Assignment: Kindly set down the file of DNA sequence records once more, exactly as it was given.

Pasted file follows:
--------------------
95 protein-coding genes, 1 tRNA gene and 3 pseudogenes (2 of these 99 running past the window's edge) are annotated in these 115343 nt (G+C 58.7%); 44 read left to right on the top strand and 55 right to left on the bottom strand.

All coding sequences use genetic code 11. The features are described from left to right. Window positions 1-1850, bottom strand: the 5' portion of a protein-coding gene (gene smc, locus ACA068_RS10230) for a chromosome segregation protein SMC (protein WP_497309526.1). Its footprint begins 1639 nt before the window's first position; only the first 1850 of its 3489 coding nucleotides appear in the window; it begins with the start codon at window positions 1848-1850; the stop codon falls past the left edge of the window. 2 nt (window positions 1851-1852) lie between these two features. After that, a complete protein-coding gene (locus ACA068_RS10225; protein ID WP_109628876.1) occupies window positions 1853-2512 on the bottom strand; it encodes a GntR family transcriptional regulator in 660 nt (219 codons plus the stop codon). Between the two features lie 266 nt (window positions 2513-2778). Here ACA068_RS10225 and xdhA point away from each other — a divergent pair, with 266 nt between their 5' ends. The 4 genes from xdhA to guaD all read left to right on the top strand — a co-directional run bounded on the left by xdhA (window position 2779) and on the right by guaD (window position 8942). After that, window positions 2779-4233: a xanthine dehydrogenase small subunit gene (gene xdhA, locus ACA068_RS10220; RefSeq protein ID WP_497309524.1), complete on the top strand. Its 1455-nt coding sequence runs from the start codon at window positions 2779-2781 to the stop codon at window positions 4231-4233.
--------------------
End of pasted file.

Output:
95 protein-coding genes, 1 tRNA gene and 3 pseudogenes (2 of these 99 running past the window's edge) are annotated in these 115343 nt (G+C 58.7%); 44 read left to right on the top strand and 55 right to left on the bottom strand.

All coding sequences use genetic code 11. The features are described from left to right. Window positions 1-1850, bottom strand: the 5' portion of a protein-coding gene (gene smc, locus ACA068_RS10230) for a chromosome segregation protein SMC (protein WP_497309526.1). Its footprint begins 1639 nt before the window's first position; only the first 1850 of its 3489 coding nucleotides appear in the window; it begins with the start codon at window positions 1848-1850; the stop codon falls past the left edge of the window. 2 nt (window positions 1851-1852) lie between these two features. After that, a complete protein-coding gene (locus ACA068_RS10225; protein ID WP_109628876.1) occupies window positions 1853-2512 on the bottom strand; it encodes a GntR family transcriptional regulator in 660 nt (219 codons plus the stop codon). Between the two features lie 266 nt (window positions 2513-2778). Here ACA068_RS10225 and xdhA point away from each other — a divergent pair, with 266 nt between their 5' ends. The 4 genes from xdhA to guaD all read left to right on the top strand — a co-directional run bounded on the left by xdhA (window position 2779) and on the right by guaD (window position 8942). After that, window positions 2779-4233: a xanthine dehydrogenase small subunit gene (gene xdhA, locus ACA068_RS10220; RefSeq protein ID WP_497309524.1), complete on the top strand. Its 1455-nt coding sequence runs from the start codon at window positions 2779-2781 to the stop codon at window positions 4231-4233.